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News / Theater & Performance

Philip Seymour Hoffman award gives new playwright $45K and coast-to-coast exposure

Philip Seymour Hoffman
Photograph: Christopher Wahl Philip Seymour Hoffman

In life, Philip Seymour Hoffman was not just a volcanic movie star; he was a constant man of the theater. Through the Labyrinth Theater Company, the Public and other groups, he directed plays, acted in them and nurtured new stage talent. Now his influence extends past his death—it will be one year come Monday—with the announcement of the Relentless Award, billed as “the largest annual cash prize in American theater awarded to a playwright in recognition of a new play.”

If you’re an unproduced playwright, here’s what you need to know: Deadline to submit to the American Playwriting Foundation (APF) is July 10. Three finalists and one winner will be announced on October 2. The winner gets $45,000 and an unprecedented series of readings around the country: at the American Conservatory Theater of San Francisco; Asolo Repertory Theater; Cincinnati Playhouse in the Park; The Goodman Theatre in Chicago; Boston’s Huntington Theatre; the Wilma in Philadelphia; Milwaukee Repertory Theater; the New Group here in New York; and Williamstown Theater Festival in Massachusetts.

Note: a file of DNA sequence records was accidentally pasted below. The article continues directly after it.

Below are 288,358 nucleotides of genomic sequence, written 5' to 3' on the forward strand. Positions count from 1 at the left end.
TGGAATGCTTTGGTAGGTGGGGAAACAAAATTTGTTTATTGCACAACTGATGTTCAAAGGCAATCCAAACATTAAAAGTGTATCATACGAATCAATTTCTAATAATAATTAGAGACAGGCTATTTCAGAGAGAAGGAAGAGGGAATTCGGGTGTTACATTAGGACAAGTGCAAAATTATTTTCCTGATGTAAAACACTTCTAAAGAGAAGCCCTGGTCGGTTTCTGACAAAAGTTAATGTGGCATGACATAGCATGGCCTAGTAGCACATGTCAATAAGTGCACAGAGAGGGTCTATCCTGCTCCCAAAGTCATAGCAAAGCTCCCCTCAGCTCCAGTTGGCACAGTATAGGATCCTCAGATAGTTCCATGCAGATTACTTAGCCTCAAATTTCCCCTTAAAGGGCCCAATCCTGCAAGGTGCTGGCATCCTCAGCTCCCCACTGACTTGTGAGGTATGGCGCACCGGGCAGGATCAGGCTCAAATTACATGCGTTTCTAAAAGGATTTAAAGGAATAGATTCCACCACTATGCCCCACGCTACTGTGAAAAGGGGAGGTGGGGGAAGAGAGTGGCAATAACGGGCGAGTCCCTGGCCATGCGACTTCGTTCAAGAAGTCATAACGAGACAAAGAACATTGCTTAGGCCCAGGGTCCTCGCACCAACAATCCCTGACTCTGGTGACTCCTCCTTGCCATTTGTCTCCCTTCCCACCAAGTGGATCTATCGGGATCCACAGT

Who judges the finalists and winner? It’s an interesting mix of veterans and younger writers, diverse in every way: Eric Bogosian, Thomas Bradshaw, APF Executive Director David Bar Katz, Lynn Nottage, John Ortiz, John Patrick Shanley, Jonathan Marc Sherman and Lucy Thurber. They’re looking for new plays that are—as Hoffman was—“relentlessly truthful,” but here’s the fine print you should note: “[T]he committee will place a special emphasis on works from first-time playwrights and underrepresented voices.”

So: Are you green and underrepresented? Have at it. See how relentless you can be.




It's so good to see an actor moving to support others in his field. It's not very often that veterans give back to their community and it's a shame when talent is lost along with them if they keep their experiences to themselves.